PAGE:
Across the board, gaining more independence with a personalized class schedule scores big points in the category of what students have to look forward to in college. Regardless of the student’s school of choice, every college campus gives them the opportunity to pick and choose from an extensive catalog of class options. Their particular major program’s prerequisite classes should be prioritized early as these are courses with a higher likelihood of filling up quickly and may be limited to certain scheduling constraints, such as semester-based offerings. However, the range of units a student can earn per quarter, which averages between 12 and 20 units ², typically gives them the flexibility to enroll in more spontaneous classes outside of their field of study.
Choosing A Major via Career Counseling
If your student does not know what to study, the first year of college is when they’ll begin to explore diverse interdisciplinary interests.
C: “I’m mostly concerned about my major because I’m not really sure what I’m going to do. I have several ideas, but I’m not sure how much I would enjoy any of them. I just hope that one of those ideas will work out.”
M: “For me personally, I want to work while I’m in college so I think learning how to balance my schedule [is a concern]. Even though in college, it’s more flexible in terms of you can pick AM or PM classes. Getting my classes in the right schedule so that it all works out and I’m not overworking myself.”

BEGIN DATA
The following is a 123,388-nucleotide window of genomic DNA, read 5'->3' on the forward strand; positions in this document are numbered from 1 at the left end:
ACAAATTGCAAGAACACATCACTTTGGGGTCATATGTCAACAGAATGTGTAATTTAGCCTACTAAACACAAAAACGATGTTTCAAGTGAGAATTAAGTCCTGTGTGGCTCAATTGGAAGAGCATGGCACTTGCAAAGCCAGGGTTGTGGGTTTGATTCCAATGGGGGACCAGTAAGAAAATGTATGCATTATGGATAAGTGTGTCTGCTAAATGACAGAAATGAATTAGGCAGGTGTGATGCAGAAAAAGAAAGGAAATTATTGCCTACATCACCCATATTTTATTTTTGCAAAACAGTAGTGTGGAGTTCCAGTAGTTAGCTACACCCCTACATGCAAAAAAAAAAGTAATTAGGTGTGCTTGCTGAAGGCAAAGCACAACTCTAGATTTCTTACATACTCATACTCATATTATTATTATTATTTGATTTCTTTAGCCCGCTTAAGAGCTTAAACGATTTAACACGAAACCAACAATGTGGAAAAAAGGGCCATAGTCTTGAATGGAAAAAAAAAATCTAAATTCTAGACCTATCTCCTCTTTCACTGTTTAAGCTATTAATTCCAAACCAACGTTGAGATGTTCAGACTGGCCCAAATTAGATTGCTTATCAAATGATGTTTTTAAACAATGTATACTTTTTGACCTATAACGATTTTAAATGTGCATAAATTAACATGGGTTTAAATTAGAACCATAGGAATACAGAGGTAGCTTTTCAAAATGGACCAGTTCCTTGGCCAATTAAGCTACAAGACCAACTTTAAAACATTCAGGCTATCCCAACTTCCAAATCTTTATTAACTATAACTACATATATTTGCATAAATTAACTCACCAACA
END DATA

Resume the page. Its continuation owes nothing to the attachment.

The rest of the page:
The campus will certainly have a select number of career counselors available for the students to meet with depending on the different major departments available. Experienced counselors can present course planning options and help undergraduates make important scheduling decisions that solve common student concerns, including how to pick a fruitful career path and balance new employment with academic study. Yet unlike high school, newly admitted college students are expected to be exceptionally self-reliant about their course enrollment choices. Obtaining counseling resources doesn’t look the same as it did in high school, where counselors and teachers are virtually available during all hours of the school day.
A: “I think I [will] have a smaller support system [during college] compared to high school, where you have a lot of resources like your counselor. I think that’s going to be less readily available in college.”
M: “I very much like to advocate for myself. I’m someone who will, if I need help, I will seek out help. I love to go to my counselors, set up meetings, and discuss: ‘Am I on the right track? Am I setting my schedule up? Am I going to be successful if I decide to do this?’ I also like to go to trusted adults in my life. I play sports, so sometimes even coaches. I also go to close family members, like my mom, for help.”
Resources for Academic Success